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The Women Who Rode Miles on Horseback to Deliver Library Books

Librarians are amazing.

A group of "book women" on horseback in Hindman, Kentucky, 1940.
A group of "book women" on horseback in Hindman, Kentucky, 1940. Kentucky Library and Archives

They were known as the “book women.” They would saddle up, usually at dawn, to pick their way along snowy hillsides and through muddy creeks with a simple goal: to deliver reading material to Kentucky’s isolated mountain communities.

The Pack Horse Library initiative was part of President Franklin Roosevelt’s Works Progress Administration (WPA), created to help lift America out of the Great Depression, during which, by 1933, unemployment had risen to 40 percent in Appalachia. Roving horseback libraries weren’t entirely new to Kentucky, but this initiative was an opportunity to boost both employment and literacy at the same time.

A pack horse librarian at an isolated mountain house, carrying books in saddle bags and hickory baskets, year unknown.
A pack horse librarian at an isolated mountain house, carrying books in saddle bags and hickory baskets, year unknown. University of Kentucky Libraries Special Collections Research Center.

The WPA paid the salaries of the book carriers—almost all the employees were women, making the initiative unusual among WPA programs—but very little else. Counties had to have their own base libraries from which the mounted librarians would travel. Local schools helped cover those costs, and the reading materials—books, magazines, and newspapers—were all donated. In December 1940, a notice in the Mountain Eagle newspaper noted that the Letcher County library “needs donations of books and magazines regardless of how old or worn they may be.”

Old magazines and newspapers were cut and pasted into scrapbooks with particular themes—recipes, for example, or crafts. One such scrapbook, which still is held today at the FDR Presidential Library & Museum in Hyde Park, New York, contains recipes pasted into a notebook with the following introduction: “Cook books are popular. Anything to do with canning or preserving is welcomed.” Books were repaired in the libraries and, as historian Donald C. Boyd notes, old Christmas cards were circulated to use as bookmarks and prevent damage from dog-eared pages.

Pack horse librarians start down Greasy Creek to remote homes, date unknown.
Pack horse librarians start down Greasy Creek to remote homes, date unknown. University of Kentucky Libraries Special Collections Research Center.

The book women rode 100 to 120 miles a week, on their own horses or mules, along designated routes, regardless of the weather. If the destination was too remote even for horses, they dismounted and went on foot. In most cases, they were recruited locally—according to Boyd, “a familiar face to otherwise distrustful mountain folk.”

By the end of 1938, there were 274 librarians riding out across 29 counties. In total, the program employed nearly 1,000 riding librarians. Funding ended in 1943, the same year the WPA was dissolved as unemployment plummeted during wartime. It wasn’t until the following decade that mobile book services in the area resumed, in the form of the bookmobile, which had been steadily increasing in popularity across the country.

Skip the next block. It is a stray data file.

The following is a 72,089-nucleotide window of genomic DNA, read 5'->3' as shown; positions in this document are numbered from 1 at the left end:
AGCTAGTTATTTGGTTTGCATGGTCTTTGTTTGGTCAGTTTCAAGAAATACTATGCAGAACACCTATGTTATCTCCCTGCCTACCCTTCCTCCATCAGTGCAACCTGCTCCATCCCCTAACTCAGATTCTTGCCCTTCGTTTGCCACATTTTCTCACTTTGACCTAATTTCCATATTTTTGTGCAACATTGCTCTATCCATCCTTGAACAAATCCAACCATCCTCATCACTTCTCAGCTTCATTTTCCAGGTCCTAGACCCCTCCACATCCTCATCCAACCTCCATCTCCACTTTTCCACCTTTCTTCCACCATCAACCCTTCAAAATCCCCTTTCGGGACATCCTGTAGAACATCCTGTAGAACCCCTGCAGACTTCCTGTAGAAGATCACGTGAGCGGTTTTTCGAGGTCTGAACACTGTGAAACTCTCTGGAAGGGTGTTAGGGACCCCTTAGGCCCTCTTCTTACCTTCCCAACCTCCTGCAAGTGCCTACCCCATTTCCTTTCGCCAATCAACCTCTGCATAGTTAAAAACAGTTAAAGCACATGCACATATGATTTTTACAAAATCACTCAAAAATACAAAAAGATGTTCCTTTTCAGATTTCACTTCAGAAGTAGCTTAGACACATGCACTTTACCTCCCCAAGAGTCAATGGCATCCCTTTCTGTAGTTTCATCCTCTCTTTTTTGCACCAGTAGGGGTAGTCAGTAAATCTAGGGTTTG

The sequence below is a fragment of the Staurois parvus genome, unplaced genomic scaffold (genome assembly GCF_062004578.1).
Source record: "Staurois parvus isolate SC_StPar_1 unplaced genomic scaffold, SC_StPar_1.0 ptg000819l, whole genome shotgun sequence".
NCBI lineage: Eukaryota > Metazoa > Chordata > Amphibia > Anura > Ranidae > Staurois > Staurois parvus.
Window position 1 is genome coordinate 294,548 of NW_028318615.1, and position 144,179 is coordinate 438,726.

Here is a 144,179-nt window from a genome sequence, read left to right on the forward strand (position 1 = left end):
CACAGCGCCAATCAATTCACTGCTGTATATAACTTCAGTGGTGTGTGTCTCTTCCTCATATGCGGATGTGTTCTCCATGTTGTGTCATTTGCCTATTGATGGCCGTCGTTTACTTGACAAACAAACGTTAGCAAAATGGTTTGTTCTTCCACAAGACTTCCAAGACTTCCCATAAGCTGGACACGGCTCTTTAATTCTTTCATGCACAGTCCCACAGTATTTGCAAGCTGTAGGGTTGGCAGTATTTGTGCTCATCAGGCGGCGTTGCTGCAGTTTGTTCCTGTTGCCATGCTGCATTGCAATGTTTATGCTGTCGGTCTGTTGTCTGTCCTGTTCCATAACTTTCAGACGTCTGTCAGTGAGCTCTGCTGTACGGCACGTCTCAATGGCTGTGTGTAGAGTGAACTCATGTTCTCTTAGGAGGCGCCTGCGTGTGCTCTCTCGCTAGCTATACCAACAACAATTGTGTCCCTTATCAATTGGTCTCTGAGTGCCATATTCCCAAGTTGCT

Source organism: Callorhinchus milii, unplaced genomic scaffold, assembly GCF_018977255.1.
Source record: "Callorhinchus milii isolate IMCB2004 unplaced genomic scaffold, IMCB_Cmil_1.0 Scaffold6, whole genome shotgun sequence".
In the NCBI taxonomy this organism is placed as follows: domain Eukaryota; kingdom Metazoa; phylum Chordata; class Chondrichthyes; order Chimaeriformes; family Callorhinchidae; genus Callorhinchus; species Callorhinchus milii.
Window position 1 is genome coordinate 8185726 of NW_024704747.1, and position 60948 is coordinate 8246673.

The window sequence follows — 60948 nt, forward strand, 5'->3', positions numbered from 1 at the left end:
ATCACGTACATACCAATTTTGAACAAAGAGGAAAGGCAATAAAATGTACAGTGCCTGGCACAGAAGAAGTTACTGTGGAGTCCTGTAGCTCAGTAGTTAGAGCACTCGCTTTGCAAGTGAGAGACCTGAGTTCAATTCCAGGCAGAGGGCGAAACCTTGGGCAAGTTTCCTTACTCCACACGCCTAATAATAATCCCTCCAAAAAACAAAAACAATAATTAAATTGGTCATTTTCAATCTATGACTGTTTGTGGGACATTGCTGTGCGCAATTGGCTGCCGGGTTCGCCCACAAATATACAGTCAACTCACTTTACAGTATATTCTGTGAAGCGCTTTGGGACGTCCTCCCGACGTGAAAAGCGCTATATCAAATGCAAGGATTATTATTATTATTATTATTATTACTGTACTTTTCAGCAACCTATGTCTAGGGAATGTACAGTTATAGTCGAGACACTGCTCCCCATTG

Pack horse librarians cross a log bridge to reach home used as a distribution center for a mountain community, year unknown.
Pack horse librarians cross a log bridge to reach home used as a distribution center for a mountain community, year unknown. University of Kentucky Libraries Special Collections Research Center.

In addition to providing reading materials, the book women served as touchstones for these communities. They tried to fill book requests, sometimes stopped to read to those who couldn’t, and helped nurture local pride. As one recipient said, “Them books you brought us has saved our lives.” In the same year as the call for books, the Mountain Eagle exalted the Letcher County library: “The library belong to our community and to our county, and is here to serve us … It is our duty to visit the library and to help in every way that we can, that we may keep it as an active factor in our community.”

Atlas Obscura has a selection of images of the Kentucky pack horse librarians.

Children greet the "book woman," 1940.
Children greet the “book woman,” 1940. Kentucky Libraries and Archives
"Sometimes the short way across is the hard way for the horse and rider but schedules have to be maintained if readers are not to be disappointed. Then, too, after highways are left, there is little choice of roads," c. 1940.
“Sometimes the short way across is the hard way for the horse and rider but schedules have to be maintained if readers are not to be disappointed. Then, too, after highways are left, there is little choice of roads,” c. 1940. Kentucky Libraries and Archives
Book delivery to a remote home, 1940.
Book delivery to a remote home, 1940. Kentucky Libraries and Archives
A man reading to two small children, c. 1940.
A man reading to two small children, c. 1940. Kentucky Library and Archives
The library in Stanton, Kentucky, 1941.
The library in Stanton, Kentucky, 1941. University of Kentucky Libraries Special Collections Research Center.
Packing saddle bags with books, date unknown.
Packing saddle bags with books, date unknown. University of Kentucky Libraries Special Collections Research Center.
A trunk full of donated magazines, c. 1940.
A trunk full of donated magazines, c. 1940. Kentucky Libraries and Archives
Making a scrapbook, c. 1940.
Making a scrapbook, c. 1940. Kentucky Libraries and Archives
Front porch delivery, c. 1940.
Front porch delivery, c. 1940. Kentucky Libraries and Archives